Rationale and objectives: The aims of this study was to evaluate, using 3-T diffusion tensor imaging, changes of fractional anisotropy (FA) in the orbital and intracranial part of the optic nerve (ON), the optic chiasm, the lateral geniculate nucleus, and different parts of the optic radiation (OR) in patients with glaucoma compared to controls and to determine whether FA correlates with disease severity.
Materials and methods: Twenty patients with glaucoma and 22 age-matched controls were examined using 3-T diffusion tensor imaging. Regions of interest were positioned on the FA maps, and mean values were calculated for each ON, optic chiasm, lateral geniculate nucleus, and OR. Results were compared to those from controls and correlated with ON atrophy and reduced spatial-temporal contrast sensitivity of the retina.
Results: Compared to controls, FA in patients with glaucoma was significantly lower in the intracranial part of the ON (0.48 ± 0.15 vs 0.66 ± 0.12, P < .05) and in the OR (0.40 ± 0.16 to 0.48 ± 0.17 vs 0.53 ± 0.20 to 0.64 ± 0.11, P < .05). A high correlation between reduced FA in the intracranial ON and OR and ON atrophy and spatial-temporal contrast sensitivity of the retina was observed (r > 0.81). Otherwise, there was no significant difference in FA between patients with glaucoma and controls measured in the orbital part of the ON, optic chiasm, and lateral geniculate nucleus.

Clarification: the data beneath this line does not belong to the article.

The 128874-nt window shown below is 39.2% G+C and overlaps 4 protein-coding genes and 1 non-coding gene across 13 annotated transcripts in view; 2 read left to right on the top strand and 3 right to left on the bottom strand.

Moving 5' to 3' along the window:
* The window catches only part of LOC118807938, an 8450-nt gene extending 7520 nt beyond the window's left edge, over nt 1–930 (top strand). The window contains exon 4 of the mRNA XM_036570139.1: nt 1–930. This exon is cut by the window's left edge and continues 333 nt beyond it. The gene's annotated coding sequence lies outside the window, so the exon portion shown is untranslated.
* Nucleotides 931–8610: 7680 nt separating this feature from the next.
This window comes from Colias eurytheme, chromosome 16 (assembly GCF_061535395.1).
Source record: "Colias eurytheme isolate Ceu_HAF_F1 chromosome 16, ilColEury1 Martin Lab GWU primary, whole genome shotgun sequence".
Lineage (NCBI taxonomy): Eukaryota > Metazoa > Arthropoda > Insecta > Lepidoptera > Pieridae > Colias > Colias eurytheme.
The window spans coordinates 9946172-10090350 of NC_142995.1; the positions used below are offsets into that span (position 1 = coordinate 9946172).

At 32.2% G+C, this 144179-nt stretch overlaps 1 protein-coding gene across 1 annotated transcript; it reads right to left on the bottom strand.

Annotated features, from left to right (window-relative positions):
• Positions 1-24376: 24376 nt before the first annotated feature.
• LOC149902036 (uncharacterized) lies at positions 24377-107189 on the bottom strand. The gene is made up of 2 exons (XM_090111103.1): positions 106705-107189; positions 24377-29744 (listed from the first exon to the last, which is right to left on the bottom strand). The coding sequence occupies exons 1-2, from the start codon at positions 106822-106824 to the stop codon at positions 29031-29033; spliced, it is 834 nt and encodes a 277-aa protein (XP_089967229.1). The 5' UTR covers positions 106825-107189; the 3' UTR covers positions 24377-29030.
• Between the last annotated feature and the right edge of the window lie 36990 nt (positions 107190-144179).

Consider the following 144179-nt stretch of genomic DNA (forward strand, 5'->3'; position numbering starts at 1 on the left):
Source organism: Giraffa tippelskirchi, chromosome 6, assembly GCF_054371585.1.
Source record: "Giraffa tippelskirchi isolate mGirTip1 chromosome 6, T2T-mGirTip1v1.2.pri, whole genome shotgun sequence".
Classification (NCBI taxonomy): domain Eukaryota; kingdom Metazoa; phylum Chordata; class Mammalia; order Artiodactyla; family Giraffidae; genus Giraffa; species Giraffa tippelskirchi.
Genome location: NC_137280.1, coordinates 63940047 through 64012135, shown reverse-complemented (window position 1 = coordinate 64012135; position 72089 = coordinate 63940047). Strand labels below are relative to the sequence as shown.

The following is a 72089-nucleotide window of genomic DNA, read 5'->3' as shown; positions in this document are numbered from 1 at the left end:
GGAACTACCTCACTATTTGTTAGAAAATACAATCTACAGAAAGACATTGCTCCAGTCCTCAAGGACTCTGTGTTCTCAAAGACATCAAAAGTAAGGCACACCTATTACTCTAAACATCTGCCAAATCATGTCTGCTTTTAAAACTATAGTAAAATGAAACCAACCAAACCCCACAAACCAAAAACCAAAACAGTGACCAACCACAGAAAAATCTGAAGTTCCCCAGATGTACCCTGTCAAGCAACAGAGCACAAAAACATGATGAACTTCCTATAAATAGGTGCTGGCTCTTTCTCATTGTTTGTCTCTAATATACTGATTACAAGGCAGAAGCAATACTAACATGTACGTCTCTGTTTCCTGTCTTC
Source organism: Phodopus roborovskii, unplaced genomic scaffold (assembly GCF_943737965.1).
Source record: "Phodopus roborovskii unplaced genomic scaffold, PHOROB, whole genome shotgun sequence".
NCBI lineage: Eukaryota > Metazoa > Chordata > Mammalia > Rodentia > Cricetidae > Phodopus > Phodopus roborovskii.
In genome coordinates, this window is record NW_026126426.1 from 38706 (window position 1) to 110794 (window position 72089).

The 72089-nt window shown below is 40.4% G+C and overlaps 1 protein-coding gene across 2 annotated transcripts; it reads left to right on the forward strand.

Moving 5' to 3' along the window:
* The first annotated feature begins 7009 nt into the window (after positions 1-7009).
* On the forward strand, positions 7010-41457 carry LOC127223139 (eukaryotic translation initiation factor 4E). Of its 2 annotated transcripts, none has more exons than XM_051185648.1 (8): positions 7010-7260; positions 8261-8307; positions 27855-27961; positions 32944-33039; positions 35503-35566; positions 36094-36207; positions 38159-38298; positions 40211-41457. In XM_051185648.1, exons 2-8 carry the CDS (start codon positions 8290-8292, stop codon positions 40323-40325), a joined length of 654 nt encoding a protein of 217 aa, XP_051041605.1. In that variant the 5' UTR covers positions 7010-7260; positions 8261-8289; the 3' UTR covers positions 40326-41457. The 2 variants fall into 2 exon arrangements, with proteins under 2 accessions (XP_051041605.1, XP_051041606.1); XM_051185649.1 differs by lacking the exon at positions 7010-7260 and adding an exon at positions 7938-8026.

Conclusions: Diffusion tensor imaging at 3 T allows robust FA measurements in the intracranial part of the ON and the OR. FA is significantly reduced in patients with glaucoma compared to controls, with a good correlation with established ophthalmologic examinations.
Copyright Â© 2012 AUR. Published by Elsevier Inc. All rights reserved.